Dec. 11 -- WEDNESDAY, Dec. 10 (HealthDay News) -- Some people may be genetically driven to seek out more calorie-dense foods, a new study suggests.
In the Dec. 11 issue of the New England Journal of Medicine, British researchers report that children with a particular gene variant tend to eat more energy-dense foods, which means food with more calories per weight. However, the researchers didn't find any difference in metabolism between kids with the gene change and those without it.
"What [this study] effectively shows is that people with the relevant variants on the gene have a trait which may lead them to eat more unhealthy, fattening foods," study senior author Colin Palmer, chairman of pharmacogenomics in the Biomedical Research Institute at the University of Dundee, said in a news release. "I would stress that this is a trait, and not an absolute occurrence."
Dr. Goutham Rao, clinical director of the weight management and wellness center at Children's Hospital of Pittsburgh at the University of Pittsburgh Medical Center, said he thinks these findings are "hopeful" because the researchers didn't find a difference in metabolism.
"The way genes influence obesity is through behavior, rather than metabolism. That means this is something you can work on. And, the good news is that a lot of the kids who had the gene weren't overweight," he said.
More than 16 percent of U.S. children are currently obese, according to the U.S. Centers for Disease Control and Prevention. As those children grow up, the statistics are even more grim -- 35 percent of adults are considered obese, according to the CDC.
The new study builds off past research that identified a variant in the FTO gene that is associated with obesity. The researchers measured the height and weight of 2,726 Scottish children between the ages of 4 and 10. They also performed genetic testing on saliva samples from the children to assess whether or not they had changes in their FTO gene.
The researchers found that having change in the FTO gene was associated with increased weight and body-mass index scores.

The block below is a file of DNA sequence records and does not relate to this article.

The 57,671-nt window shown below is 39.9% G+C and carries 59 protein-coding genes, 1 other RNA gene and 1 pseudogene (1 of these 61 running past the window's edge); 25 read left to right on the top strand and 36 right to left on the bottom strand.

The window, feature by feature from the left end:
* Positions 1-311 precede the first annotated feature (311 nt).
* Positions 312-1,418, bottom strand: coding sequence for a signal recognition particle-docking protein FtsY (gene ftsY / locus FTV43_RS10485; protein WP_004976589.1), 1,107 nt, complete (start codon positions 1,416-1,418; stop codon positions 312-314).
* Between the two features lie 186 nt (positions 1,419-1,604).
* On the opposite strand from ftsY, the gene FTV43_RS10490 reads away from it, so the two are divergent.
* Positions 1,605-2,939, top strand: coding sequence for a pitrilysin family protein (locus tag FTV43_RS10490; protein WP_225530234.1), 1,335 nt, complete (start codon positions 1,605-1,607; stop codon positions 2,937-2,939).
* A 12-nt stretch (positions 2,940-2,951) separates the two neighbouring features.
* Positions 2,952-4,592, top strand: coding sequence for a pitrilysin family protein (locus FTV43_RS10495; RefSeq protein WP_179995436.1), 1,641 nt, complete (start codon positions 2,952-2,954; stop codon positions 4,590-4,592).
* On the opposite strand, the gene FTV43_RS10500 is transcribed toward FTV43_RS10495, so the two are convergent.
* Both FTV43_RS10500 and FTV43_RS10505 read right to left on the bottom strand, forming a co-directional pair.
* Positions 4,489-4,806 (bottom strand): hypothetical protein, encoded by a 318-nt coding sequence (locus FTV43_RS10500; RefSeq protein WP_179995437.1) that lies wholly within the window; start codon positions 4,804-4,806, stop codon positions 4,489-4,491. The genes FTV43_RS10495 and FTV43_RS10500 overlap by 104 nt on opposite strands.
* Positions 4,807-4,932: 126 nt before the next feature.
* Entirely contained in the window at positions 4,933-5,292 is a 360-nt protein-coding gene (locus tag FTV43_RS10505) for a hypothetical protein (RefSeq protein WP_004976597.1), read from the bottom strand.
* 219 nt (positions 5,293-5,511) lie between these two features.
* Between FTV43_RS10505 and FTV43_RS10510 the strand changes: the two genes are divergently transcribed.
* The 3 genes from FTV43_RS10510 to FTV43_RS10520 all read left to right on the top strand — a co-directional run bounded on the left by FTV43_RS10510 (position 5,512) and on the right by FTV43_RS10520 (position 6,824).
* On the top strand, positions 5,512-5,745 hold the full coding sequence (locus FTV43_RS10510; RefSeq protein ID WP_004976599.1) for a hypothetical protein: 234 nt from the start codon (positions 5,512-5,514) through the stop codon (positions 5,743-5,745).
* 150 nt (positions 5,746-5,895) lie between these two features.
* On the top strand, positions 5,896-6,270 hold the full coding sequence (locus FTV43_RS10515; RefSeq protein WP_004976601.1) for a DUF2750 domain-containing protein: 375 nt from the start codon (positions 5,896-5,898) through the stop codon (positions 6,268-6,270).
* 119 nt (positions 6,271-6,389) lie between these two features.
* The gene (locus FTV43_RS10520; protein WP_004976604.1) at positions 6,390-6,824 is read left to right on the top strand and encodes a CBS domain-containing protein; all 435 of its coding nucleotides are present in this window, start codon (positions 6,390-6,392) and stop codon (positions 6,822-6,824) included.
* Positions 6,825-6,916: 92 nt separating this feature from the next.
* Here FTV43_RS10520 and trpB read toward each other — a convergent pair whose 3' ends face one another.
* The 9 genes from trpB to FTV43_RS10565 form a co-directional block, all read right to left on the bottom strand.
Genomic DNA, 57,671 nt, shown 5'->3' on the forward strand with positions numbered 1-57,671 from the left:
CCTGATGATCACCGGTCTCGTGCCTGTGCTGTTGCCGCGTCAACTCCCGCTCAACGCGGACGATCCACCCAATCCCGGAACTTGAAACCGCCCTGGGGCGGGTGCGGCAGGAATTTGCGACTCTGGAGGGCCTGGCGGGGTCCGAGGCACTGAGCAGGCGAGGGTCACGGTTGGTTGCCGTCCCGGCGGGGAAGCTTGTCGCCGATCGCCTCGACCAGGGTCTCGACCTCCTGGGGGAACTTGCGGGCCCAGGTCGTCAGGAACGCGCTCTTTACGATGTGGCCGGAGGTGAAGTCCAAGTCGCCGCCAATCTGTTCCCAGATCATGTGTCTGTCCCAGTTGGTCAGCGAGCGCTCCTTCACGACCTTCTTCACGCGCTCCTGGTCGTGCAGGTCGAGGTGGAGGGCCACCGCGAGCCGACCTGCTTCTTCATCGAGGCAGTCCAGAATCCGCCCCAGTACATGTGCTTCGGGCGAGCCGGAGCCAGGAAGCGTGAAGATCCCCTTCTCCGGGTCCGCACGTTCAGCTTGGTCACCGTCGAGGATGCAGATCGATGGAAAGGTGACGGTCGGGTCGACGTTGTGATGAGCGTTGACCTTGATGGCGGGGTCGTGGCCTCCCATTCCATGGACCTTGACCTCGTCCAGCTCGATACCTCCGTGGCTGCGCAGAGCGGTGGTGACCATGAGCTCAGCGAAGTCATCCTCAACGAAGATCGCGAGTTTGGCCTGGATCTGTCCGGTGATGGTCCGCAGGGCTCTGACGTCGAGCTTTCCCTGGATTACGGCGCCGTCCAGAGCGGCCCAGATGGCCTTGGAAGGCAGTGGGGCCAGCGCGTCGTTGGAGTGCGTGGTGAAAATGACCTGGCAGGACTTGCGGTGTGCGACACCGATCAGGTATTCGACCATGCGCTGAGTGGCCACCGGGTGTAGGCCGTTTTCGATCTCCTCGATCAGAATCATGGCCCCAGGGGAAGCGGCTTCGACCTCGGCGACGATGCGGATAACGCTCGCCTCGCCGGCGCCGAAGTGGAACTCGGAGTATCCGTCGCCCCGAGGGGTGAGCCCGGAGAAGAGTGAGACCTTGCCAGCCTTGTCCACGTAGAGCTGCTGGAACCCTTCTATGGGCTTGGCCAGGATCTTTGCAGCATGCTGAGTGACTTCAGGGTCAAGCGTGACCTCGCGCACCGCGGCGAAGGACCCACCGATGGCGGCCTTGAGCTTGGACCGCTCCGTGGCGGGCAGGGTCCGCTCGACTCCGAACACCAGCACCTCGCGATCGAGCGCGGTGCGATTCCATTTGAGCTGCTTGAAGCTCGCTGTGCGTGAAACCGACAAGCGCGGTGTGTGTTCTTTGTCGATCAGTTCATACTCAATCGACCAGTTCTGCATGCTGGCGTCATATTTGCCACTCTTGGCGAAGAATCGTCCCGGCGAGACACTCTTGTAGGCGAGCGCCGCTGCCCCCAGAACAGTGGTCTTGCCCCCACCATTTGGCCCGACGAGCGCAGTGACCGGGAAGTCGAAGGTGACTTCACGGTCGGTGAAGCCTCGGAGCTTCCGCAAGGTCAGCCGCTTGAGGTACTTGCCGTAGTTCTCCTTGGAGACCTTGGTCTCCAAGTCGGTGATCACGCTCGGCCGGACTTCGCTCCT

From the larger group, the researchers studied the eating habits of 97 children. They also measured how much energy these children expended, and found no difference in the resting energy expenditure rate for kids with the genetic change compared to those without it.
Where they did find a difference, however, was in the number of calories consumed. The children were given a variety of options to eat, such as ham, cheese, raisins, grapes, cucumber, carrots, chocolate, water, orange juice and bread rolls. The researchers measured what the children ate on three different occasions.
Children with the variant gene consumed about 100 calories more per meal, even though the weight of the food consumed was nearly the same. While 100 calories may not seem like much, that many extra calories per meal would translate to an extra pound of weight about every 12 days.
"These findings do not change the dietary and lifestyle advice to people, which would be to eat relatively healthily and take regular exercise," said Palmer. "But, these findings do also reinforce the hypothesis that the increase in obesity seen in children over recent years may be largely attributable to the widespread availability of inexpensive and highly energy-dense foods, which may be more attractive to the large proportion of the population who carry this genetic variant," he noted.
Rao said the important message from this study is that prevention is key. "If you have a child, whether they're overweight or not, if they have a predilection for seeking junk food, you need to intervene. The emphasis should be on portion control. If you restrict a food completely, the message children get is that there's something special about that food, and then they're going to overindulge when they do get it."
The U.S. Centers for Disease Control and Prevention has tips on keeping your child at a healthy weight.
SOURCES: Goutham Rao, M.D., clinical director, weight management and wellness center, Children's Hospital of Pittsburgh, University of Pittsburgh Medical Center; Dec. 11, 2008, New England Journal of Medicine